2. The Mount Rushmore sculpture is art, and the political and social views of the artist, Gutzon Borglum, is a matter of record. The George Floyd mobs want to justify erasing as much American art and culture as possible by any means necessary. If the artwork itself won’t justify the destruction (as with the Emancipation Memorial, the second version of which was just marked for removal in Boston), then the subject will ( Columbus); if the subjects are defensible, than the artist must have something in his history to support the erasure of his work. It’s a disingenuous bootstrapping exercise, for the objective is really to destroy the symbols of our republic and re-write the history of the United States. An artist’s work and the artist are separate and distinct. In the case of Mount Rushmore, the work has taken on far more importance and symbolism, all positive, inspiring and uplifting. An American who cannot find pride in Mount Rushmore is an ignorant American, one whose understanding of his or her own nation has been poisoned, or one with a sinister agenda. Continue reading

Morning Ethics Warm-Up, 2/18/2020: ARRRGH!!!

Grrrr…

Well, that’s my reward for setting the all-time ethics Alarms record for posts yesterday (8): I wake up to find my desk top won’t connect to the internet, sending me into Verizon Customer Service Hell. Then the tech puts me in safe mode, where I can connect to WiFi, but my password stops working, and I can’t get out of safe mode. I’m doing this post on my laptop, or as it affectionately known on Ethics Alarms, the Typo Machine. Other asides:

  • The Get Well bouquet Other Bill sent my wounded wife on behalf of the blog’s commentariat after her fall finally withered after exactly three weeks. It brightened our home and her spirits, and we are very grateful.
  • We joke about Trump Derangement, but the phenomenon resembles an actual illness, unlike its predecessors, the Clinton, Bush and Obama Derangement Syndromes. What has changed is the news media, which feeds and magnifies the mob-mentality and blind hatred with its daily, sometimes hourly, click-bait outrage stories aimed at the President. The Deranged immediately post them to a throng of “likes,” spawning the usual insulting comments. Imagine, a daily game based on denigration of the President of the United States, played daily and gleefully by millions of Americans. It is not healthy, responsible, respectful, or fair.

1. Wow, the Houston Astros sign-stealing scandal is  making people angrier as time goes on. MLB is taking measures to protect Astros players from retaliation from pitchers, as dark comments have been made about how the competition will inflict punishment on the cheating players even if Commissioner Rob Manfred has not. Yesterday, a poll participated in by thousands of baseball fans favored the Astros having to forfeit their 2017 World Championship by a three to one margin. (Please  recall that taking away the title was my recommendation when the scandal first broke.)

I also find it disturbing that while the Astros players and owner have been on an apology tour (though not a very effective one), deposed Red Sox manager Alex Cora, who was identified by the MLB investigation as the mastermind behind the sign-stealing scheme, has said nothing–no confession, no apologies, no statements at all.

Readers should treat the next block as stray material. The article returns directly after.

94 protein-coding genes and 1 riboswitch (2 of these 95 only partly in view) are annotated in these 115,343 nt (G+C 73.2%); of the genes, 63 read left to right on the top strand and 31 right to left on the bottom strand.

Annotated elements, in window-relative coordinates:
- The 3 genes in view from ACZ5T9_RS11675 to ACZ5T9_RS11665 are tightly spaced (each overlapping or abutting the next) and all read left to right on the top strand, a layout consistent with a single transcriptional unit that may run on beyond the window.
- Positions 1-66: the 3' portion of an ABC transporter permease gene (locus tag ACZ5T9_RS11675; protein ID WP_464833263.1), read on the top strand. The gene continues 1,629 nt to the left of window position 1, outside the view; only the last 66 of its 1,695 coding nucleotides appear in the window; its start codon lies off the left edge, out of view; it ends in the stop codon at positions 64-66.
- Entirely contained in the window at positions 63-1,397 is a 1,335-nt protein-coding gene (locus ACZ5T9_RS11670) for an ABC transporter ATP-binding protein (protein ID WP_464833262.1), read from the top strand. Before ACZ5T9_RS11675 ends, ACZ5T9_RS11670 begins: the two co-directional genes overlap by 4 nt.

Another scandal related note: the MLB Network’s Brian Kenny expressed amazement at the difference between players angry reactions to the sign-stealing revelations and the way they closed ranks and largely refused to condemn the steroid cheats. “They say now that they weren’t playing on a level playing field with the Astros knowing what pitches were coming,” Kenny said. “Level playing field! What did they think was the situation when the batters were juicing?” Continue reading

Ethics Alarms Celebrates Presidents Day: The Speeches. I. President Washington’s Farewell Address

George Washington’s last “address” was really a letter, sent to Congress and published in newspapers across the nation,  to “Friends and Citizens” as the first President’s second term was nearing its end in 1796

The U.S. Senate began the tradition of having a member of Congress read the letter every February 22, Washington’s birthday, beginning in 1862, as a morale-boosting gesture during the Civil War. Citizens of Philadelphia had petitioned Congress to commemorate the forthcoming 130th anniversary of Washington’s birth by reading the Address at a joint session of both houses. Future President and Tennessee Senator Andrew Johnson introduced the petition in the Senate. “In view of the perilous condition of the country,” he said, “I think the time has arrived when we should recur back to the days, the times, and the doings of Washington and the patriots of the Revolution, who founded the government under which we live.”

Here is Washington’s “Farewell Address”:

Friends and Citizens:

The period for a new election of a citizen to administer the executive government of the United States being not far distant, and the time actually arrived when your thoughts must be employed in designating the person who is to be clothed with that important trust, it appears to me proper, especially as it may conduce to a more distinct expression of the public voice, that I should now apprise you of the resolution I have formed, to decline being considered among the number of those out of whom a choice is to be made.